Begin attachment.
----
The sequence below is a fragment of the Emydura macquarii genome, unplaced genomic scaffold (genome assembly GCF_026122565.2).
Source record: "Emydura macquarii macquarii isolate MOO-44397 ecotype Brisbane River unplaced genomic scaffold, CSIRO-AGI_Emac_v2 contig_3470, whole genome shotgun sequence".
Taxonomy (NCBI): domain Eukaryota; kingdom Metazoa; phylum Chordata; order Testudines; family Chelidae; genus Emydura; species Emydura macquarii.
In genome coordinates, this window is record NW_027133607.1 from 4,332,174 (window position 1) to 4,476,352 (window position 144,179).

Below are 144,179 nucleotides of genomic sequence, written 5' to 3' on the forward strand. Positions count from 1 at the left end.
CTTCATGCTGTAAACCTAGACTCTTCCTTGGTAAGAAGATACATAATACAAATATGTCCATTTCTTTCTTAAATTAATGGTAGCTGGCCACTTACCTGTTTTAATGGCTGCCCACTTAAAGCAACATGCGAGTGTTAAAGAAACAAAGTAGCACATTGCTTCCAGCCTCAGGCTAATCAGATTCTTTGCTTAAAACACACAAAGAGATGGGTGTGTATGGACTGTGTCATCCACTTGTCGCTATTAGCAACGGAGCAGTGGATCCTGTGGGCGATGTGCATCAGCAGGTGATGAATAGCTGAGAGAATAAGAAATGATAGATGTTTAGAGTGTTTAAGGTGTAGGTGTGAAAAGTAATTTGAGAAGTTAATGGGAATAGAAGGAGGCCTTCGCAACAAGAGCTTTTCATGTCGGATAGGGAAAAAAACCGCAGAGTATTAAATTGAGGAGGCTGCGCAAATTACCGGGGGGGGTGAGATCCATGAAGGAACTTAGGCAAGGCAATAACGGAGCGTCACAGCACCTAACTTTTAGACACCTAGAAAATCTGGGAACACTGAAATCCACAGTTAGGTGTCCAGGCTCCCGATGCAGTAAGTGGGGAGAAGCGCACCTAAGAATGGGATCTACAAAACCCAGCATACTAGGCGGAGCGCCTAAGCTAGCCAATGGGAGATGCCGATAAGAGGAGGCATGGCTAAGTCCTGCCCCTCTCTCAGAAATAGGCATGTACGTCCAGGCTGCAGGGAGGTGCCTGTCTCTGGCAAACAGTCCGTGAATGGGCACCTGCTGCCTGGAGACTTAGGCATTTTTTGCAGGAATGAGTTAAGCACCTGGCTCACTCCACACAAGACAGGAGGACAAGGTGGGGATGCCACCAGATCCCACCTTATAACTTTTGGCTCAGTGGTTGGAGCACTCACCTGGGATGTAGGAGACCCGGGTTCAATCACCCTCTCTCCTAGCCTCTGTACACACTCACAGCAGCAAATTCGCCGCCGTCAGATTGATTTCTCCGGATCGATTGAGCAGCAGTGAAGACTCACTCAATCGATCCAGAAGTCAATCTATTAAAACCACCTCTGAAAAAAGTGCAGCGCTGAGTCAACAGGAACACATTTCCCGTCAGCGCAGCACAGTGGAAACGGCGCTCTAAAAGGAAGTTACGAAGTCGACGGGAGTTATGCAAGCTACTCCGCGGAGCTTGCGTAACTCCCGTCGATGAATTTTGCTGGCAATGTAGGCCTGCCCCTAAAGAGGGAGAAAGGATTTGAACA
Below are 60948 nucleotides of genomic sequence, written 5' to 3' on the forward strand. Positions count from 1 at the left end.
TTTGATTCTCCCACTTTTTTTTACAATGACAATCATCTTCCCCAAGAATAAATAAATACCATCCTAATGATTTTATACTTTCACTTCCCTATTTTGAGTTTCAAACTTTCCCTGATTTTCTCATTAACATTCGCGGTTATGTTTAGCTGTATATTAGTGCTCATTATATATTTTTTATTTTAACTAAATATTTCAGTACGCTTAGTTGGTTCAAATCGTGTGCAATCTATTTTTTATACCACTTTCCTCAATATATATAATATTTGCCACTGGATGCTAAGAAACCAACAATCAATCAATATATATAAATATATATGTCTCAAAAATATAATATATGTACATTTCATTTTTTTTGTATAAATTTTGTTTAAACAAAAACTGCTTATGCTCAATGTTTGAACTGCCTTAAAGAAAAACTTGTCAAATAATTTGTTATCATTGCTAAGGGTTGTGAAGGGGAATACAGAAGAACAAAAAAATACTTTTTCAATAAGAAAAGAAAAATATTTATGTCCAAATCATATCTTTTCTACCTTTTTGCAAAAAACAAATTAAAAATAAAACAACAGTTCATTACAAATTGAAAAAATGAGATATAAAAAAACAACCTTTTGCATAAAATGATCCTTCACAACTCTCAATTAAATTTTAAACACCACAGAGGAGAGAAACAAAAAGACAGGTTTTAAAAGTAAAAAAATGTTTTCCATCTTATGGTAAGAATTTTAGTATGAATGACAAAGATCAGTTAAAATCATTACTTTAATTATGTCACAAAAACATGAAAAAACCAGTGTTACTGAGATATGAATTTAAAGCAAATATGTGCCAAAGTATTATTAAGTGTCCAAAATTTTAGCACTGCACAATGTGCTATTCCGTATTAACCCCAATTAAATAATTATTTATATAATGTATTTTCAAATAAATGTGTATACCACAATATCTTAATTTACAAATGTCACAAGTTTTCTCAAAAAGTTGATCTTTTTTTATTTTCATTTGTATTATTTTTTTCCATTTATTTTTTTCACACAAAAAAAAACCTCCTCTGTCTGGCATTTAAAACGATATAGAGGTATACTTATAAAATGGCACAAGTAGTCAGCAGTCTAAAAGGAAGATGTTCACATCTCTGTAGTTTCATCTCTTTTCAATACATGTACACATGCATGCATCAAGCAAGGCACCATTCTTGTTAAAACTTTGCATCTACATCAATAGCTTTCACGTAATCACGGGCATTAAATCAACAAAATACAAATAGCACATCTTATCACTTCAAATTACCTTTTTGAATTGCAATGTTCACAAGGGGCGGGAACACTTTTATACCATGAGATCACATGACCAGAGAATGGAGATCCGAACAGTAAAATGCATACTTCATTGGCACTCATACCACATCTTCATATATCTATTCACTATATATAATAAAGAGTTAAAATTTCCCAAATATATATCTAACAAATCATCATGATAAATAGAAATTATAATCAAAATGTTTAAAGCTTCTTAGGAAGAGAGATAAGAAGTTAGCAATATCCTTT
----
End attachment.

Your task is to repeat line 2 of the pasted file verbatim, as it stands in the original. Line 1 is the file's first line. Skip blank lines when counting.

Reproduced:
Source record: "Emydura macquarii macquarii isolate MOO-44397 ecotype Brisbane River unplaced genomic scaffold, CSIRO-AGI_Emac_v2 contig_3470, whole genome shotgun sequence".